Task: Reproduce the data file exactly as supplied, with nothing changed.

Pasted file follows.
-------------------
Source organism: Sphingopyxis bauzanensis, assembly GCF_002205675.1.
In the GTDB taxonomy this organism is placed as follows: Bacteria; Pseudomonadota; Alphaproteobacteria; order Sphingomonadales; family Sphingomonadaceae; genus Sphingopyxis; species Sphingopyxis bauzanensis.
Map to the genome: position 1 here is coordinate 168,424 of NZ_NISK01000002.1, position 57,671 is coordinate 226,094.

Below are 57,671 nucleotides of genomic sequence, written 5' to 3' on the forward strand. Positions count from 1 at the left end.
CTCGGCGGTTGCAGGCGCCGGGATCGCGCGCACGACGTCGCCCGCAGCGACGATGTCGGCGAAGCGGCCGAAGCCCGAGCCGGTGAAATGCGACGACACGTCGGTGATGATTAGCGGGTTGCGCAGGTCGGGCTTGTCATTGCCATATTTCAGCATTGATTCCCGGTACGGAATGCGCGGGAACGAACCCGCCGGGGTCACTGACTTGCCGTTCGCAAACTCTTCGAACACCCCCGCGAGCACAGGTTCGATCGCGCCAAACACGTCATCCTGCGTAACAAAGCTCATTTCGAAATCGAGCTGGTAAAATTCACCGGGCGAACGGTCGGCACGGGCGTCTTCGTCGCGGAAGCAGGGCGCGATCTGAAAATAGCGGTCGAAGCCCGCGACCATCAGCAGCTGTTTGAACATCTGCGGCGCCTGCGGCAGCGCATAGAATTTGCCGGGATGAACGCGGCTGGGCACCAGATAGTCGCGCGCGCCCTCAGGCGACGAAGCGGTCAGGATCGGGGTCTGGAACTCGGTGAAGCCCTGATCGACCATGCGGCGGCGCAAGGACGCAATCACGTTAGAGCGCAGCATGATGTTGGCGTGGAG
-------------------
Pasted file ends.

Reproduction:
Source organism: Sphingopyxis bauzanensis, assembly GCF_002205675.1.
In the GTDB taxonomy this organism is placed as follows: Bacteria; Pseudomonadota; Alphaproteobacteria; order Sphingomonadales; family Sphingomonadaceae; genus Sphingopyxis; species Sphingopyxis bauzanensis.
Map to the genome: position 1 here is coordinate 168,424 of NZ_NISK01000002.1, position 57,671 is coordinate 226,094.

Below are 57,671 nucleotides of genomic sequence, written 5' to 3' on the forward strand. Positions count from 1 at the left end.
CTCGGCGGTTGCAGGCGCCGGGATCGCGCGCACGACGTCGCCCGCAGCGACGATGTCGGCGAAGCGGCCGAAGCCCGAGCCGGTGAAATGCGACGACACGTCGGTGATGATTAGCGGGTTGCGCAGGTCGGGCTTGTCATTGCCATATTTCAGCATTGATTCCCGGTACGGAATGCGCGGGAACGAACCCGCCGGGGTCACTGACTTGCCGTTCGCAAACTCTTCGAACACCCCCGCGAGCACAGGTTCGATCGCGCCAAACACGTCATCCTGCGTAACAAAGCTCATTTCGAAATCGAGCTGGTAAAATTCACCGGGCGAACGGTCGGCACGGGCGTCTTCGTCGCGGAAGCAGGGCGCGATCTGAAAATAGCGGTCGAAGCCCGCGACCATCAGCAGCTGTTTGAACATCTGCGGCGCCTGCGGCAGCGCATAGAATTTGCCGGGATGAACGCGGCTGGGCACCAGATAGTCGCGCGCGCCCTCAGGCGACGAAGCGGTCAGGATCGGGGTCTGGAACTCGGTGAAGCCCTGATCGACCATGCGGCGGCGCAAGGACGCAATCACGTTAGAGCGCAGCATGATGTTGGCGTGGAG